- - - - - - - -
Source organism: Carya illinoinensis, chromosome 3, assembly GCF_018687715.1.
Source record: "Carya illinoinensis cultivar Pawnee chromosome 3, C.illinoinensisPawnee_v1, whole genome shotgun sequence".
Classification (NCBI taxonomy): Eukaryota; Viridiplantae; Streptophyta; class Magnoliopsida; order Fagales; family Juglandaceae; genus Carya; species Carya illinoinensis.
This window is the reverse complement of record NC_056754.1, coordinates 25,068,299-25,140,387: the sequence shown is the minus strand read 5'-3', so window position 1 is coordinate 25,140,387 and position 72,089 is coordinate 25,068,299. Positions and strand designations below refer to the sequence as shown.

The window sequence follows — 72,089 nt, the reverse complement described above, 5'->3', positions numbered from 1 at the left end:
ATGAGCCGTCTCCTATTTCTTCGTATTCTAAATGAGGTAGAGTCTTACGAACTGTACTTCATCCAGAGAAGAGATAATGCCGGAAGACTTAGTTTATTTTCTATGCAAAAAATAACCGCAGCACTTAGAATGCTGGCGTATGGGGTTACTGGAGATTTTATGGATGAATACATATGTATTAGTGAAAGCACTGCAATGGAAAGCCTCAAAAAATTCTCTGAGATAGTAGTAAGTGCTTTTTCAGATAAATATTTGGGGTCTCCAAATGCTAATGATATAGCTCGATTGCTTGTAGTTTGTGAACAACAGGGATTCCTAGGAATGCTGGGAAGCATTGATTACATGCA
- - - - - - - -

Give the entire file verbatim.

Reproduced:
Source organism: Carya illinoinensis, chromosome 3, assembly GCF_018687715.1.
Source record: "Carya illinoinensis cultivar Pawnee chromosome 3, C.illinoinensisPawnee_v1, whole genome shotgun sequence".
Classification (NCBI taxonomy): Eukaryota; Viridiplantae; Streptophyta; class Magnoliopsida; order Fagales; family Juglandaceae; genus Carya; species Carya illinoinensis.
This window is the reverse complement of record NC_056754.1, coordinates 25,068,299-25,140,387: the sequence shown is the minus strand read 5'-3', so window position 1 is coordinate 25,140,387 and position 72,089 is coordinate 25,068,299. Positions and strand designations below refer to the sequence as shown.

The window sequence follows — 72,089 nt, the reverse complement described above, 5'->3', positions numbered from 1 at the left end:
ATGAGCCGTCTCCTATTTCTTCGTATTCTAAATGAGGTAGAGTCTTACGAACTGTACTTCATCCAGAGAAGAGATAATGCCGGAAGACTTAGTTTATTTTCTATGCAAAAAATAACCGCAGCACTTAGAATGCTGGCGTATGGGGTTACTGGAGATTTTATGGATGAATACATATGTATTAGTGAAAGCACTGCAATGGAAAGCCTCAAAAAATTCTCTGAGATAGTAGTAAGTGCTTTTTCAGATAAATATTTGGGGTCTCCAAATGCTAATGATATAGCTCGATTGCTTGTAGTTTGTGAACAACAGGGATTCCTAGGAATGCTGGGAAGCATTGATTACATGCA